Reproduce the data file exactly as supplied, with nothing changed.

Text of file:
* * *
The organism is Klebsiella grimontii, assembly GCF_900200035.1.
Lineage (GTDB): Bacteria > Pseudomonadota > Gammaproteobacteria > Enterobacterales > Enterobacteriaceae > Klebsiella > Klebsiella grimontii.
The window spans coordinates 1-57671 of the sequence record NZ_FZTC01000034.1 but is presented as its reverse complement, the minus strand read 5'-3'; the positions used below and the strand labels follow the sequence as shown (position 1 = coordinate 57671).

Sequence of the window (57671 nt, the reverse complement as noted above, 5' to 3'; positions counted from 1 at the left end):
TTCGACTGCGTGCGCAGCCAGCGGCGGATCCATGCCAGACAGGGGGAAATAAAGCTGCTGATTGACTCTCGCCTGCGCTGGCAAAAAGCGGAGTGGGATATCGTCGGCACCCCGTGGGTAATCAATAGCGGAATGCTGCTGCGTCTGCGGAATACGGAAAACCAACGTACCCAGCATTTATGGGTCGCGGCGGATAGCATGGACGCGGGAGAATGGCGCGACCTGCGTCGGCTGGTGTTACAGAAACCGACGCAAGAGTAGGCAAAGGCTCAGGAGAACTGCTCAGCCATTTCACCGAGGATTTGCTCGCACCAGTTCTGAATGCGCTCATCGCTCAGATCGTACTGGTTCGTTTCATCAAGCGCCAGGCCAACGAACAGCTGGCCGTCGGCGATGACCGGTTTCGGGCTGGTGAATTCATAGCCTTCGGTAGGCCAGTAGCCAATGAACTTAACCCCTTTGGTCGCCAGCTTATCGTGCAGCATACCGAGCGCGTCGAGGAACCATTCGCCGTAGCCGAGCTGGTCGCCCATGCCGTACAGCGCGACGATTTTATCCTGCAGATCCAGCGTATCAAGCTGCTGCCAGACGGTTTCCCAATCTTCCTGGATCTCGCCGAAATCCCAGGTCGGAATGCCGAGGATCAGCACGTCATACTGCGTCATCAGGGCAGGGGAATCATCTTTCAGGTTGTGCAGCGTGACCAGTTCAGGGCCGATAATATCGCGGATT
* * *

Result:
The organism is Klebsiella grimontii, assembly GCF_900200035.1.
Lineage (GTDB): Bacteria > Pseudomonadota > Gammaproteobacteria > Enterobacterales > Enterobacteriaceae > Klebsiella > Klebsiella grimontii.
The window spans coordinates 1-57671 of the sequence record NZ_FZTC01000034.1 but is presented as its reverse complement, the minus strand read 5'-3'; the positions used below and the strand labels follow the sequence as shown (position 1 = coordinate 57671).

Sequence of the window (57671 nt, the reverse complement as noted above, 5' to 3'; positions counted from 1 at the left end):
TTCGACTGCGTGCGCAGCCAGCGGCGGATCCATGCCAGACAGGGGGAAATAAAGCTGCTGATTGACTCTCGCCTGCGCTGGCAAAAAGCGGAGTGGGATATCGTCGGCACCCCGTGGGTAATCAATAGCGGAATGCTGCTGCGTCTGCGGAATACGGAAAACCAACGTACCCAGCATTTATGGGTCGCGGCGGATAGCATGGACGCGGGAGAATGGCGCGACCTGCGTCGGCTGGTGTTACAGAAACCGACGCAAGAGTAGGCAAAGGCTCAGGAGAACTGCTCAGCCATTTCACCGAGGATTTGCTCGCACCAGTTCTGAATGCGCTCATCGCTCAGATCGTACTGGTTCGTTTCATCAAGCGCCAGGCCAACGAACAGCTGGCCGTCGGCGATGACCGGTTTCGGGCTGGTGAATTCATAGCCTTCGGTAGGCCAGTAGCCAATGAACTTAACCCCTTTGGTCGCCAGCTTATCGTGCAGCATACCGAGCGCGTCGAGGAACCATTCGCCGTAGCCGAGCTGGTCGCCCATGCCGTACAGCGCGACGATTTTATCCTGCAGATCCAGCGTATCAAGCTGCTGCCAGACGGTTTCCCAATCTTCCTGGATCTCGCCGAAATCCCAGGTCGGAATGCCGAGGATCAGCACGTCATACTGCGTCATCAGGGCAGGGGAATCATCTTTCAGGTTGTGCAGCGTGACCAGTTCAGGGCCGATAATATCGCGGATT